Nevertheless, smaller providers were able to survive the financial crisis and to increase their market share, as some of them are able to clearly differentiate themselves from their large competitors in other areas that play an important role in customers’ decision-making processes. These include personal contacts, greater flexibility and local market expertise. Local providers have excellent networks to influence the regulatory framework for the German market in the interests of their customers, which enables rapid communication beyond the boundaries of their own organisations as well as internally.
As with other financial services providers, a division of the market for asset servicing into small, local boutiques versus large international providers seemed to be emerging.
A good fit?
Against this backdrop, the takeover of BHF Asset Servicing by BNY Mellon looks at first glance like a clash of cultures. However, a closer look reveals that the two companies – however different they may be – also have similarities. Both organisations are dedicated to uncompromising customer orientation.
BNY Mellon has had a successful relationship with BHF-BANK for more than seven years and this transaction is a natural evolution of that partnership.
In the area of sub-custody, BHF Asset Servicing has supported BNY Mellon as its German sub-custodian for many years. In addition, they set up the highly successful distribution joint venture BHF BNY Securities Services GmbH, which marketed the two companies’ global custody and depositary banking business in Germany.
By acquiring the BHF Asset Servicing subsidiary Frankfurter Service Kapitalanlage-Gesellschaft (FSKAG), BNY Mellon is also purchasing one of the leading fund administrators on the German market.
There are relatively few overlaps – at least in terms of products – with BNY Mellon’s current product portfolio in Germany.
In addition to BNY Mellon’s experience in how to ensure the optimum integration of acquirees, it is this point in particular that suggests that BHF Asset Servicing’s corporate culture will play a key role in the future business. This will include short communication channels and in particular the continued provision of customised solutions for customer requirements.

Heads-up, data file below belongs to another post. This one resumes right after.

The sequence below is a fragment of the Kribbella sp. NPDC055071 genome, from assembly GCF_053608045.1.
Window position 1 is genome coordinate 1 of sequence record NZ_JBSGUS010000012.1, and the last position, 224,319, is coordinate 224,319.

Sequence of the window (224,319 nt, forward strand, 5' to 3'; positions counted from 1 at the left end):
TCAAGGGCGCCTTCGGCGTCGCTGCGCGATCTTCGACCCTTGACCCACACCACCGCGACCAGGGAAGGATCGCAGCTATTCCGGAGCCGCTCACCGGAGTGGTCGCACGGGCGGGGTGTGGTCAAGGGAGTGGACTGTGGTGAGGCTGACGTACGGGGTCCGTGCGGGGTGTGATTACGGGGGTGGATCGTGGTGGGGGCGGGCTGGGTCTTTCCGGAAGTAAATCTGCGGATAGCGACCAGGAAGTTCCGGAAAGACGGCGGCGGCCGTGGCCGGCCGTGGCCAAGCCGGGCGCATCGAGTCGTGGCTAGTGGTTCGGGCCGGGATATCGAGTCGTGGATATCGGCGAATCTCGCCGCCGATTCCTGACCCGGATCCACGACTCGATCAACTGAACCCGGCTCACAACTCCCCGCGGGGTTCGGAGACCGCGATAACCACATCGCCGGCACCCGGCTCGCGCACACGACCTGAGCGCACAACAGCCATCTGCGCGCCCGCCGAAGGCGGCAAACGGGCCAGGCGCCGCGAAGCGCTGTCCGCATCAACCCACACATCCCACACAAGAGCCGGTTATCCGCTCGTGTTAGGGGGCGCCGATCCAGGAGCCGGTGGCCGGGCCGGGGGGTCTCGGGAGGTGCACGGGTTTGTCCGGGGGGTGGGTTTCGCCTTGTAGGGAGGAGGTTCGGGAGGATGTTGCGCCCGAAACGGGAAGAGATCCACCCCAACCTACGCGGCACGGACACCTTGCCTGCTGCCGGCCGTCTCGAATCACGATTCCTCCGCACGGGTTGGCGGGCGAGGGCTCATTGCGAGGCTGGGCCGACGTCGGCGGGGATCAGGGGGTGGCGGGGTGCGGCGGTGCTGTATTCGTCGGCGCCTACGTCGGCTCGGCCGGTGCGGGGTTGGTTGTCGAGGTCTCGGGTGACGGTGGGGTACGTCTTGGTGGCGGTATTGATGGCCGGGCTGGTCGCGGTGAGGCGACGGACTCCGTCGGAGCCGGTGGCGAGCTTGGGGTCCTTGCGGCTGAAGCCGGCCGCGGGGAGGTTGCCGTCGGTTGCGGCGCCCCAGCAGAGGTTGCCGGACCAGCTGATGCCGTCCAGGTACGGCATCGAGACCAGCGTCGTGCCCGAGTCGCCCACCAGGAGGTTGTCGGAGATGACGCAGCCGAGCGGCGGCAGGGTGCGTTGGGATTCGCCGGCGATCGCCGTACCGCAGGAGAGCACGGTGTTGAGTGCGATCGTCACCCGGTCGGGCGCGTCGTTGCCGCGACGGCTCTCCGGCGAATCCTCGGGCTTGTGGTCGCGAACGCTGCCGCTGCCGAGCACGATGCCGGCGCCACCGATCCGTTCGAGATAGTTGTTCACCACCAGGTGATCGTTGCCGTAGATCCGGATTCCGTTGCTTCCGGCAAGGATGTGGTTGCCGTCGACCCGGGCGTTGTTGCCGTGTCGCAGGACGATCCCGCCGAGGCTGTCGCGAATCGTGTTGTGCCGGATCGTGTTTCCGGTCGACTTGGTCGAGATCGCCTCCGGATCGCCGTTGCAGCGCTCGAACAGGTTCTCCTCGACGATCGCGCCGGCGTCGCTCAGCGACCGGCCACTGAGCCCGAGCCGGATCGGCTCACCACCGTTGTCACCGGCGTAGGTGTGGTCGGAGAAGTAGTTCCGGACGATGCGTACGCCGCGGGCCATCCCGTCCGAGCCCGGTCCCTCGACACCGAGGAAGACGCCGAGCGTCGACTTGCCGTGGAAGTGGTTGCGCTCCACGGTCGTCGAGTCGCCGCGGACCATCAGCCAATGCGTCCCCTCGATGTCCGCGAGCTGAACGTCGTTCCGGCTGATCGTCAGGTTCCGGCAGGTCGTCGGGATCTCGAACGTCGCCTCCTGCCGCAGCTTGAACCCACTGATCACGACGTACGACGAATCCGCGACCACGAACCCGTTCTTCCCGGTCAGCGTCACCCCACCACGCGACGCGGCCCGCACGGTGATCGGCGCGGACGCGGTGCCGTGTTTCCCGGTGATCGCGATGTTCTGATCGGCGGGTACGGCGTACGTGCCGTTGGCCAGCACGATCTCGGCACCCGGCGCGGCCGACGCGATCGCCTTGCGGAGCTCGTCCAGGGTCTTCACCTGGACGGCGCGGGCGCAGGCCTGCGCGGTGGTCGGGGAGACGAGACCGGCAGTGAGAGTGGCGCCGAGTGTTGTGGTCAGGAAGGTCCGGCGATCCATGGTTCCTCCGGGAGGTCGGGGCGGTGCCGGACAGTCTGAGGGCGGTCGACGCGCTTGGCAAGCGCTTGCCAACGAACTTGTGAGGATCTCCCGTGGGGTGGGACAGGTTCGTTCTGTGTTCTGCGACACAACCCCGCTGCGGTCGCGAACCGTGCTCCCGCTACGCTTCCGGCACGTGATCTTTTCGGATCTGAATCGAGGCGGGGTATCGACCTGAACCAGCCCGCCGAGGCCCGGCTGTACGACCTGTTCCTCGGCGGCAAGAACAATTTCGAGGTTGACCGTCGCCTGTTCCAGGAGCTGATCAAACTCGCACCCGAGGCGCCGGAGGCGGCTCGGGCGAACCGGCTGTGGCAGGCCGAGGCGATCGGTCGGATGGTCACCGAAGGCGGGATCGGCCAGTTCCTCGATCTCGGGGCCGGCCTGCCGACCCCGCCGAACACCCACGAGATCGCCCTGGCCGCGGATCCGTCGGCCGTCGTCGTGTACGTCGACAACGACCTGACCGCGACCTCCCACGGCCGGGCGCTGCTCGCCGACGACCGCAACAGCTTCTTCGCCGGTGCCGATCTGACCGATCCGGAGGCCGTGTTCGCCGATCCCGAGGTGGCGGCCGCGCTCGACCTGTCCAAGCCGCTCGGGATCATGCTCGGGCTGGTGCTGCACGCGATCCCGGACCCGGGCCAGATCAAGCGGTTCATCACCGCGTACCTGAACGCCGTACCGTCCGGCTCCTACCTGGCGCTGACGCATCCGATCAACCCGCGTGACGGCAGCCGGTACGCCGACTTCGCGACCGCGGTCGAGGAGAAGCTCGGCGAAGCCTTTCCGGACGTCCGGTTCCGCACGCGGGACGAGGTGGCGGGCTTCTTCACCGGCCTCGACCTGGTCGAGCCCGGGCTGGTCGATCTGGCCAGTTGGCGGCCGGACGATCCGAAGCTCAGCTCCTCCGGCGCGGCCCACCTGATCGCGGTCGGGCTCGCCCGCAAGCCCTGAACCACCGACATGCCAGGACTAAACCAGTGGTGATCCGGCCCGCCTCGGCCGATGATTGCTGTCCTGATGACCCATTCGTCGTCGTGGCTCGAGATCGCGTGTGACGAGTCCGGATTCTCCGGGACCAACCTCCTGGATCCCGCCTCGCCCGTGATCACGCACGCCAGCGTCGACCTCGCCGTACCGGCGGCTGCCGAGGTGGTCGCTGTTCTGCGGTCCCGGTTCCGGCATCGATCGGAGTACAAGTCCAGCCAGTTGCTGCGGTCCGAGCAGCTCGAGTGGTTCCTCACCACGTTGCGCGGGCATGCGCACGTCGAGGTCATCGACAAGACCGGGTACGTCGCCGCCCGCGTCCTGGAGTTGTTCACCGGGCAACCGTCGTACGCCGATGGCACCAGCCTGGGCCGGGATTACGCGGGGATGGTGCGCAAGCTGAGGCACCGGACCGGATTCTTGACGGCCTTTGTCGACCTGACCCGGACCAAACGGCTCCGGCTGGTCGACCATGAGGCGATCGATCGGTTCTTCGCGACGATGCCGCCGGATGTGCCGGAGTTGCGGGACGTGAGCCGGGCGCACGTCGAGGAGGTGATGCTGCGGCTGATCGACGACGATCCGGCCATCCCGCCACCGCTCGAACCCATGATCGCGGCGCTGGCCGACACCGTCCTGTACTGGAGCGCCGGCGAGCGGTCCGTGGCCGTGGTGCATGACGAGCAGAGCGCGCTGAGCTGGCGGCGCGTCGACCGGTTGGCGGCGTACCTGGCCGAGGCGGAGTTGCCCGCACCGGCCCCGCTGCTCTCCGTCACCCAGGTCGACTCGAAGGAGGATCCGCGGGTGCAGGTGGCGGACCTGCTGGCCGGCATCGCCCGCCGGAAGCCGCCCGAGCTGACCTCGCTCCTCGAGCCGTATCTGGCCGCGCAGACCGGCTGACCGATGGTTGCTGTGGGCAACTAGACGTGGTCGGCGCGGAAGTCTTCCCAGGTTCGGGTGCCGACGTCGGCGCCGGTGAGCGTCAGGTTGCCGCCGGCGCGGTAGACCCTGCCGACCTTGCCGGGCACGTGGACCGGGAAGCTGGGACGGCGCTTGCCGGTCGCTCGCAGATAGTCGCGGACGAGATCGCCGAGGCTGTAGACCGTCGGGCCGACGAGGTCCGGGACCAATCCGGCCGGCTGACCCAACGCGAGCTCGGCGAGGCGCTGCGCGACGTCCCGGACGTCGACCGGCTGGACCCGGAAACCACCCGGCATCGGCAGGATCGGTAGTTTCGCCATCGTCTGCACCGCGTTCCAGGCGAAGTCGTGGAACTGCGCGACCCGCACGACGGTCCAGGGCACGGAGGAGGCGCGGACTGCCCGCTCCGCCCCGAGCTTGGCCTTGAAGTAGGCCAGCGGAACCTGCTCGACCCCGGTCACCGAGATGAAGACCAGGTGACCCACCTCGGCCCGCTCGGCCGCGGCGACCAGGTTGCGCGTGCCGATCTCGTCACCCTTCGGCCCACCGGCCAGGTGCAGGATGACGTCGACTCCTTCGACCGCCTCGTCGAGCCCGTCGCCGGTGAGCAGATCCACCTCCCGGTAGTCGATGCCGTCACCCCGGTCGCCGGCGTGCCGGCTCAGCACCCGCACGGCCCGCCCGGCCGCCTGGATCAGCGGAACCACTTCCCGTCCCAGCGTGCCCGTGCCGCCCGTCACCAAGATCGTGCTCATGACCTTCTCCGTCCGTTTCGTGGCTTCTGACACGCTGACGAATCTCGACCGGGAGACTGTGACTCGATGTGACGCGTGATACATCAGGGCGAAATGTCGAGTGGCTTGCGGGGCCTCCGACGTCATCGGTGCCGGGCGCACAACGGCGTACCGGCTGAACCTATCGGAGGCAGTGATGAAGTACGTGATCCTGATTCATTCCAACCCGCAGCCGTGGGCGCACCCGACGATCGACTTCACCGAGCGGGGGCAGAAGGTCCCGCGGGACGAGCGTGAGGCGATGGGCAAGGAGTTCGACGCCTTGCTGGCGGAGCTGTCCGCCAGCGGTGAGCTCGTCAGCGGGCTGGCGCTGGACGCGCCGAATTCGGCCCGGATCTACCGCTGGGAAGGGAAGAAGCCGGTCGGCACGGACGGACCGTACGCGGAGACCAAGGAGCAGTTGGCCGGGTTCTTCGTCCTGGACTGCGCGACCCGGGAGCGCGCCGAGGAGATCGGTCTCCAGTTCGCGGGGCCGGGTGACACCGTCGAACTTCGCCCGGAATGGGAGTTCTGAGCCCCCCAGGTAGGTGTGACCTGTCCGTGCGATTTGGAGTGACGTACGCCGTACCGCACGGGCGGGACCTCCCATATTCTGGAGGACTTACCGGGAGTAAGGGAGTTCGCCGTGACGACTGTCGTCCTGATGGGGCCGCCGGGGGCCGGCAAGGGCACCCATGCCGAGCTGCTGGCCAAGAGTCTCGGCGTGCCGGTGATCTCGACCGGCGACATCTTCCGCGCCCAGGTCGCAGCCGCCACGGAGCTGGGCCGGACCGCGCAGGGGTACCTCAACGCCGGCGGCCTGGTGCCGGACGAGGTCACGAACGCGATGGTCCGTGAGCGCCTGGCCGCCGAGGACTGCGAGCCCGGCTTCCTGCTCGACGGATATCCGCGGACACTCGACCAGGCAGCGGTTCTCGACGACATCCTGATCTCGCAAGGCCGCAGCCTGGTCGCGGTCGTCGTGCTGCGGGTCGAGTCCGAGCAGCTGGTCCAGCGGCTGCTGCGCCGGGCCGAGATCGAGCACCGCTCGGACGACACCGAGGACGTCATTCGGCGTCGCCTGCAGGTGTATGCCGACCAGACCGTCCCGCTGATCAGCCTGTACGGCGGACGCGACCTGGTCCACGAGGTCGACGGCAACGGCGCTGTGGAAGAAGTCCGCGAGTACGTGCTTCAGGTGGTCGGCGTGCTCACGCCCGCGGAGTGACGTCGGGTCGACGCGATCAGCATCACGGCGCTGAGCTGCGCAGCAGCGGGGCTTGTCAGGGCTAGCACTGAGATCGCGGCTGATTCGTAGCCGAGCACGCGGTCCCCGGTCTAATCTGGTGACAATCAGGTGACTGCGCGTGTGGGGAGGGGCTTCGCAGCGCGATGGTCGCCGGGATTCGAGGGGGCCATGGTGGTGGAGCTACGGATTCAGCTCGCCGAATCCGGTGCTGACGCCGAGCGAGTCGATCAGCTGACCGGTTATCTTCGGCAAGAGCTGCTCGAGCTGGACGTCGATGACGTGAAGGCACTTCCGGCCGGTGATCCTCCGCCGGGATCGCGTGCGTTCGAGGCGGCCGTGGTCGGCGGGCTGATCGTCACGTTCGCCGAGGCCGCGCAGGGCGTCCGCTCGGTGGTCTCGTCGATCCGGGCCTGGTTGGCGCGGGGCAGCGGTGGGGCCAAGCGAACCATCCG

In addition, the merger will overcome the three major hurdles to business development: a strong commitment to the asset servicing business, adequate capital backing and a good rating. After the turbulence surrounding its former owner Sal. Oppenheim, BHF Asset Servicing will now be able to rely once more on a strong parent and its professional background.
The next step
The goal of the two companies undertaking the merger is to offer highest quality. This means that the focus in the coming months will be on providing continuity of service levels and among employees. At the same time, comprehensive, detailed analyses will be made. The two companies’ IT systems will be compared with each other and evaluated. The staff of BHF Asset Servicing, FSKAG, the Frankfurt units of BNY Mellon and the parent company will get to know each other. There is a lot to organise.
In our opinion it is highly probable that this step towards the consolidation of the German asset servicing market will be followed by others. Among the sub-custody service providers, for example, Commerzbank’s commitment to sub-custody would seem at least to be open to question. Dresdner Bank, which was recently acquired by Commerzbank, sold its sub-custody business to Deutsche Bank back in 2003.
At present, an estimated 50 players are still active in the area of depot banking services. We expect consolidation to reduce this number to ten to twenty in the medium term. The IT investments required are constantly rising, particularly in view of the steady stream of new statutory requirements. This means that current providers are being forced to examine whether this business area will continue to be a lucrative one for them, despite the cross-selling effect with other products.
However, it is not just Germany that will experience further consolidation: we will see this happening throughout the world, and particularly in developed markets. In contrast to many other sectors of the economy, the market for asset services moves at a relatively moderate pace: developments occur over medium to long time frames. In the 1990s, organisational development focused on a return to core competencies. To date, this process has not been completed in the asset servicing sector and it will continue to occupy us in years to come, both in Germany and throughout the world. BNY Mellon’s new subsidiary is only part of the new family groups that can be expected.